For me, it also gave me the chance to set up my Scared Stiff properly. I'd meant to do this last year but didn't have the time so this was the first opportunity to dress it up for the show.
None of the games from the previous day seemed to have been removed and there were very few casualties requiring attention.
Show technician Andy Netherwood from Pinball Mania was working tirelessly throughout the two days fixing faults on machines as they were reported - not just broken wires or stuck switches but board repairs too and all without charge.
So Sunday continued much like the previous day with a good number of visitors anxious to enjoy the games, buy parts and try to win some prizes.
On the second day of the show there was no Team Competition but there was a new High Score Competition held on the same games as before but with a new mystery finals game. A new Kids' Competition also started on the Party Zone.
The show closed at 4pm so the competition's qualifying round finished at 2:45 with the final to be held at about 3pm. Of course, the last minute rush to use those tickets meant these times slipped a little but before long we had the finals line-up of Holger Wuttke (World Poker Tour), The previous day's champion Martin Hötze (Monster Bash), Sean Rowe (Cirqus Voltaire) and yesterday's finalist Albert Medaillon (Xenon).
The game chosen for the final was Lord of the Rings supplied by Pinball Heaven.
Holger went first and by the end of ball one had established a leading score of 3,174,380 to Sean's 1,299,440, Albert's 204,000 and Martin's 155,800.
Holger maintained his lead throughout ending up the winner on 9,630,810, more than double the leading challenger Sean with Albert third and Martin fourth. He took away a new Nokia N71 mobile phone along with a bunch of other goodies including a translite from Pinball Renaissance, a flyer pack and of course, the trophy.
1st place - Holger Wuttke
Runners-up won more flyer packs, translites, cameras, a £25 voucher for Pinball Mania, Nokia sunglasses and a Nokia travel bag.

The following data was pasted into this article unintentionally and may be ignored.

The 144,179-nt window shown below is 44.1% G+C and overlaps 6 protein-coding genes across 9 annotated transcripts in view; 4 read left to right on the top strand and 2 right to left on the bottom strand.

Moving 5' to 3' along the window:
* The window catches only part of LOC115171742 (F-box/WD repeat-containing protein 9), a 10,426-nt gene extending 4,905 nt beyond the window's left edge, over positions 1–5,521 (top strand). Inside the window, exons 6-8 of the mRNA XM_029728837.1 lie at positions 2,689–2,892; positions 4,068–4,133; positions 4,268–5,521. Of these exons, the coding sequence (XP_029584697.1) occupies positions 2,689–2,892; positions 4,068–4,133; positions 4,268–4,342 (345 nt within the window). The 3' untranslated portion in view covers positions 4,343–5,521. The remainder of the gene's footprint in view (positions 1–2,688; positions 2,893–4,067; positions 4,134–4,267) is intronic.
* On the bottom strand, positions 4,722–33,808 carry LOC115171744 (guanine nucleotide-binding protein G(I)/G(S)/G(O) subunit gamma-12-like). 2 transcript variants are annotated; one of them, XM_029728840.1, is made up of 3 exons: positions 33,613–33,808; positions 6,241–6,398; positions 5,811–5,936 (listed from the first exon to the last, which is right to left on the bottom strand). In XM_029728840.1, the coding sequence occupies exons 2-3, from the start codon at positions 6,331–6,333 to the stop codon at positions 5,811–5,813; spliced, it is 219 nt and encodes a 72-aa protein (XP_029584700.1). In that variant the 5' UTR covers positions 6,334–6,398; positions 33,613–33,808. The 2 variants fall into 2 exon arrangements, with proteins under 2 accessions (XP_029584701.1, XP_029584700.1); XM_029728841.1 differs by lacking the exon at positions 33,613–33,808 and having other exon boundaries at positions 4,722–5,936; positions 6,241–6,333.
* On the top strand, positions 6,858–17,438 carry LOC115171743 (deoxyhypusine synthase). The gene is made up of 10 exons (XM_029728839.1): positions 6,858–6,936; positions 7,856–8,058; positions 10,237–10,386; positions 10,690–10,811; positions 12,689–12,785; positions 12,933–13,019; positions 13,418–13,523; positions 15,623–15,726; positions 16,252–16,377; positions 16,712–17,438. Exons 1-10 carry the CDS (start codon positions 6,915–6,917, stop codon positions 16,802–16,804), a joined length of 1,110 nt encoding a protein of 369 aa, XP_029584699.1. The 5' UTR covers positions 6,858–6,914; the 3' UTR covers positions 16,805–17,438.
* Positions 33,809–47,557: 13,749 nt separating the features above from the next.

The Kid's competition also saw a winner with a score double that of his nearest rival.
Jordan Rowe scored over 30 million to take first place ahead of Sam Trigg, Tim Raison and Jayne Raison. Jordan took away a Wrist TV from Nokia, a translite and note block. Runners-up prizes included note blocks, A Nokia football, translites and posters.
1st place - Jordan Rowe
Despite running for one hour less, the lack of a Team Competition meant the High Score Competition saw more plays and took more money on Sunday that on Saturday.
Saturday's games had 146 plays and Sunday added another 210 which together with the money from the Team Competition totalled £403 for In-Kind Direct. That compares with £178 raised last year for Mencap.
Awards were then given, the first to Mark Squires of show sponsors Nokia by Nick for making the whole event financially possible for the past two shows. He received a bottle of 1966 champagne signed by the surviving members of England's 1966 World Cup winning squad, numbered 1 of 1966 bottles.
And then an award went to Lee Fensom for making it logistically possible.
Lee had a star named after him and received the certificate of ownership.
Sunday's events closed with another prize draw which resulted in another batch of electrical prizes from Philips, B&W Speakers, translites from Stern Pinball and flyer frames from Pinballers Anonymous being given away to the lucky recipients.
And so at a little after 4pm the show closed to the public and the teardown began.
What had taken seven hours to put together on Friday night and Saturday morning was pulled apart and packed away in under three.
By 7pm this was all that was left of the UK's biggest pinball show ever.
Looking back, despite the extra time to set up, everything seemed incredibly rushed over the two days of the show. The planned events all took longer than expected and a few didn't manage to happen at all due to lack of time but hopefully everyone managed to enjoy themselves and squeeze in plenty of pinball playing.
Everyone seemed to agree the standard of food available was down to the level expected at a football ground but at least something was available this year. A decent caterer could make a fortune though.
So the impossible happened. The UK Pinball Show managed to be bigger and better than last year in just about every way. But how long can that continue?
Organisers say the show will not be returning to Villa Park next year but they do hope to bring it back in a different form and have some great ideas to discuss.
We will, of course, bring you news of what they decide.